For Immediate Release Contact: Jim Campi
September 5, 1997 (202) 467-5300


(Washington, D.C.) – At a Capitol Hill news conference today, Council for Citizens Against Government Waste (CCAGW) president Thomas A. Schatz applauded members of Congress who announced the formation of the Results Caucus.  The group will monitor federal agencies’ compliance with the Government Performance and Results Act, which CCAGW has cited as the most important management tool in decades.

“CCAGW will be the leading government watchdog working with the Results Caucus,” Schatz said.  “I am pleased that Congress considers implementation of the Results Act a top priority.  Finally there is a law in place which – if properly enforced – has the capability of holding federal agencies accountable and informing taxpayers about which programs are working and which ones are truly wasting their money.”

Many of the worst-managed programs have already been identified by the General Accounting Office including, the IRS’ tax systems modernization plan, which has wasted $4 billion in a failed attempt to implement a new computer system; Medicare, which estimates that fraud or overpayments account for 14 percent, or $23 billion of its cost; and Student Financial Aid programs, which spend on administrative functions nearly as much money as they give away.  The Harry S. Truman Scholarship Foundation spent $1.13 million to give $2 million in scholarships, while the James Madison Fellowship Program cost $986,000 to provide just over a million dollars in student aid.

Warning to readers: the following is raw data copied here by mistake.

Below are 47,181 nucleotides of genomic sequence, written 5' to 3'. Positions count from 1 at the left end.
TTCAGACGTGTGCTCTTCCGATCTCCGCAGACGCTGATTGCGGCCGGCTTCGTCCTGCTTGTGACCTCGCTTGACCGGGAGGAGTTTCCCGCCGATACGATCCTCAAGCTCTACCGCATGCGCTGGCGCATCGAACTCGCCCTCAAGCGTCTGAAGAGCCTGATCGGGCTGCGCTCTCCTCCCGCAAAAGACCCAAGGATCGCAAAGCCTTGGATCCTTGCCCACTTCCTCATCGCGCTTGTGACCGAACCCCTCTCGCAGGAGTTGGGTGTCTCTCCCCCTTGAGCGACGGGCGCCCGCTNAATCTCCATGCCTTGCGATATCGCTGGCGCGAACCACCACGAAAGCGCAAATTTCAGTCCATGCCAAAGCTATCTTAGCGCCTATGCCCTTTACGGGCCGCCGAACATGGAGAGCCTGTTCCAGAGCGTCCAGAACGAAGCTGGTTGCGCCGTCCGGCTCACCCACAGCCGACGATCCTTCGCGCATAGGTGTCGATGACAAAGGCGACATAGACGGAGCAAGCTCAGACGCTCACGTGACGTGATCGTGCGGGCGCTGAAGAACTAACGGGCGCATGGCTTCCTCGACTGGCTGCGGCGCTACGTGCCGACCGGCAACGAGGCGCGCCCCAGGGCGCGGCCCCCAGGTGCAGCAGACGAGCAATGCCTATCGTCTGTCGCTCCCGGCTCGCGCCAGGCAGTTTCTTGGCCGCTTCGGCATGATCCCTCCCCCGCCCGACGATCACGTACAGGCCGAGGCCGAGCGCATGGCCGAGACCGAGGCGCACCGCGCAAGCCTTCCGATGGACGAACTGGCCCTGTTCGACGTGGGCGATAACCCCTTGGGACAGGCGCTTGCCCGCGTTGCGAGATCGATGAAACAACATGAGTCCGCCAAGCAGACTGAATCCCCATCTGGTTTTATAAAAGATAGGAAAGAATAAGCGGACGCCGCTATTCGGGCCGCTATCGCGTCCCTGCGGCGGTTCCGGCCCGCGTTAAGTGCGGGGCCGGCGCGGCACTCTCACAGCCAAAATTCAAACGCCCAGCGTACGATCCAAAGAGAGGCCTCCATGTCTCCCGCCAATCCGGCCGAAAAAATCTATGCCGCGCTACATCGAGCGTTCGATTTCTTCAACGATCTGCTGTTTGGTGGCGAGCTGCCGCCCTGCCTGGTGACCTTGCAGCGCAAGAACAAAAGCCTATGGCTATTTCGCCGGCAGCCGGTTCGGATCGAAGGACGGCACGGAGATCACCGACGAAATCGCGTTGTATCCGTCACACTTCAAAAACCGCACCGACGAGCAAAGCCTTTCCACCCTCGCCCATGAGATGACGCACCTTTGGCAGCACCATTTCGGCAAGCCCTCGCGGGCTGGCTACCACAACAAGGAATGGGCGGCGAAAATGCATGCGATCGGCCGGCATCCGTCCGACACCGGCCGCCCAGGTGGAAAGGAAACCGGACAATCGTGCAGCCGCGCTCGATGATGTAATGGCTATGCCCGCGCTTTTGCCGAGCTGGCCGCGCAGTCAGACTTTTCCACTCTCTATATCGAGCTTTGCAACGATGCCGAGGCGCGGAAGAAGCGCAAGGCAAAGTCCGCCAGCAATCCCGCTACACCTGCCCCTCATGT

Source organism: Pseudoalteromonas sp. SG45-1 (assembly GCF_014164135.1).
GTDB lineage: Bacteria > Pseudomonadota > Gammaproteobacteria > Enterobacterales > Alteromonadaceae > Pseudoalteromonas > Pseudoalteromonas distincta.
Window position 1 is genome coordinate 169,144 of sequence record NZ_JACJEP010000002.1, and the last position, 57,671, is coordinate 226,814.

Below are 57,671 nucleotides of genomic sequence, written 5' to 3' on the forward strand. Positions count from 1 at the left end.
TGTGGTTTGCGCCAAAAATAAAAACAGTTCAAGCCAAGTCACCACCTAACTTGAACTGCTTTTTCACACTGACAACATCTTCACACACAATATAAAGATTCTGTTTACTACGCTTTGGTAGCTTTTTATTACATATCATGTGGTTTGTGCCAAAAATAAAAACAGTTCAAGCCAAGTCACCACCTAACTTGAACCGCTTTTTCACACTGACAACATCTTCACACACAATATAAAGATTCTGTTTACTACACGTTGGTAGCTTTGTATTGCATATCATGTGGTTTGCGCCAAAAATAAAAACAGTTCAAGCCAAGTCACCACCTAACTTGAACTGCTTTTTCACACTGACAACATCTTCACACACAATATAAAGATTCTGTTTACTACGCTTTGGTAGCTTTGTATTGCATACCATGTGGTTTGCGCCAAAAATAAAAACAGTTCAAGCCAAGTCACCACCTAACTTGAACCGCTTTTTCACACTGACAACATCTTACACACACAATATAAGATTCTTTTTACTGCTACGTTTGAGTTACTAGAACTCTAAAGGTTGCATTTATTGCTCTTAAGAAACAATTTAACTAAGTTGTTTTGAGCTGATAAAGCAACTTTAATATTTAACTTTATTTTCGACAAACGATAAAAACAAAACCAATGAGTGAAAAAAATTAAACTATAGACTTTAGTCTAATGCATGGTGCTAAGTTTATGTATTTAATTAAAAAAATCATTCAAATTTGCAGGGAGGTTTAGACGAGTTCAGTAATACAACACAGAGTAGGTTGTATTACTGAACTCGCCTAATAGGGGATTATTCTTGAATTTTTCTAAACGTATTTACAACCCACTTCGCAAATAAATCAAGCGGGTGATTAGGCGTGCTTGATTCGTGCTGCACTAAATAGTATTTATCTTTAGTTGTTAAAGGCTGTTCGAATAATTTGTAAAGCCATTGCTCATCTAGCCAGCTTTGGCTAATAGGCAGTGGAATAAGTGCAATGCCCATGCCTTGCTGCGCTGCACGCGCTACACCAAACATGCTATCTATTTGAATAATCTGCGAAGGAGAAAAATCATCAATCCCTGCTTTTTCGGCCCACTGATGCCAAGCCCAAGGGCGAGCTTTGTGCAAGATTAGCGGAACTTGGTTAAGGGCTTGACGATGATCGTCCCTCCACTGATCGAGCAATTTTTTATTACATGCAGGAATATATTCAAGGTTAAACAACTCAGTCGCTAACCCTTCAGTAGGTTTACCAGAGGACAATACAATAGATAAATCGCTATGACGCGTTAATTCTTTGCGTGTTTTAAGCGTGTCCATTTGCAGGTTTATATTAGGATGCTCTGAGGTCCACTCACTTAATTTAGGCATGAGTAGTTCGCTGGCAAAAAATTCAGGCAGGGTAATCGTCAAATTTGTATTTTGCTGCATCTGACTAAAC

Signed by President Clinton in 1993, the Results Act requires all federal agencies to submit a five-year strategic plan by September 30 of this year.

The House of Representatives recently issued a report card to all agencies after examining drafts of strategic plans.  Based on a 105-point scale, the highest score was a paltry 62 by the Social Security Administration.  The Labor Department ranked last with 6.5 points, while the average was a dismal 29.9.

The strategic plans are just the first phase of the Results Act.  Beginning in fiscal year 1999, each agency will be required to submit an annual performance plan and follow it up with an annual performance review.  The goal is to provide lawmakers with reliable information about the actual results federal programs are achieving as well as ferreting out waste and identifying duplicative programs.

“There are currently 163 job-training programs and 35 programs that deal with food safety,” Schatz said.  “The Results Act will help to objectively answer the question which programs are working and which ones aren’t?  When that is answered, it will be clear which programs should be consolidated or eliminated.”

CCAGW is a 600,000 member lobbying organization dedicated to seeking enactment of legislation to eliminate waste, inefficiency, mismanagement and abuse in the federal government.


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